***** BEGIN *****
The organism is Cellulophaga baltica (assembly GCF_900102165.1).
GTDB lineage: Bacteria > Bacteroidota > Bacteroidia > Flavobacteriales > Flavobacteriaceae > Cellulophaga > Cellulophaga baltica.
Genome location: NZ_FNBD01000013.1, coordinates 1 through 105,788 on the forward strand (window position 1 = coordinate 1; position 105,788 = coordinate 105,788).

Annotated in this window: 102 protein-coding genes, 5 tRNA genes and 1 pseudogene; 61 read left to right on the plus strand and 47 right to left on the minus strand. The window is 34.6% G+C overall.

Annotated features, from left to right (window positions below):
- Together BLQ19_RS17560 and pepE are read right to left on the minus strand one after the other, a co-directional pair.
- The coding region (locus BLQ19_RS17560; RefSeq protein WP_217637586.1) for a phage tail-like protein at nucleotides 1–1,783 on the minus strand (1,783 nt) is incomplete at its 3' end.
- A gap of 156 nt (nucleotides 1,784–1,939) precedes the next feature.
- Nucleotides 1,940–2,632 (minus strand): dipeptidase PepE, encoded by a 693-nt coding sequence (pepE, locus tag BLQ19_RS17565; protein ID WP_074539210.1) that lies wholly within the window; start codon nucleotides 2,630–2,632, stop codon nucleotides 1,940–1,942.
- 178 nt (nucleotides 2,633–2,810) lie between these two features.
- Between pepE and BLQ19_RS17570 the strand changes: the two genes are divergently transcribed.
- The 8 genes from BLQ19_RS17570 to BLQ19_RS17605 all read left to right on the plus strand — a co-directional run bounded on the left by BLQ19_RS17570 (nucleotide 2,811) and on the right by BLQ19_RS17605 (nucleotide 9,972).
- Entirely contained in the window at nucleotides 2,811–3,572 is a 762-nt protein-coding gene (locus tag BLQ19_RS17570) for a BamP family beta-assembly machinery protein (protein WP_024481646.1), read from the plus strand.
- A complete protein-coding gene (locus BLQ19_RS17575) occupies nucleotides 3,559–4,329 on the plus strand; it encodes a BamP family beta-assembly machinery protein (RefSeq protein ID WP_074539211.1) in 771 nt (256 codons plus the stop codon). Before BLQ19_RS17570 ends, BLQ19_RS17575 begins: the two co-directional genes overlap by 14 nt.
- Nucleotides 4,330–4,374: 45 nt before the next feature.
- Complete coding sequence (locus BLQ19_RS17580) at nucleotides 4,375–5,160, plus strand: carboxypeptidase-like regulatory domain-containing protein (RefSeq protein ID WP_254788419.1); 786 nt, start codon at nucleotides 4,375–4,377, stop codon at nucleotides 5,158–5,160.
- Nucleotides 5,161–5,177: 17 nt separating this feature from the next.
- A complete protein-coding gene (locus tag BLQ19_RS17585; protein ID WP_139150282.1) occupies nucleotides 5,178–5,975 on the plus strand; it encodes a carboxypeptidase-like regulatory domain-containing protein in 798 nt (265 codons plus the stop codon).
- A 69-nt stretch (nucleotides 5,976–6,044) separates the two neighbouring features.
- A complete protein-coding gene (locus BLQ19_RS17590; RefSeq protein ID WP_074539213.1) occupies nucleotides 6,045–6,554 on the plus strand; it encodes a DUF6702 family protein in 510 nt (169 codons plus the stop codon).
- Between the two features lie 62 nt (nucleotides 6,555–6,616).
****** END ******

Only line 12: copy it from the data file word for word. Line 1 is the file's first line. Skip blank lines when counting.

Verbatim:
- The 8 genes from BLQ19_RS17570 to BLQ19_RS17605 all read left to right on the plus strand — a co-directional run bounded on the left by BLQ19_RS17570 (nucleotide 2,811) and on the right by BLQ19_RS17605 (nucleotide 9,972).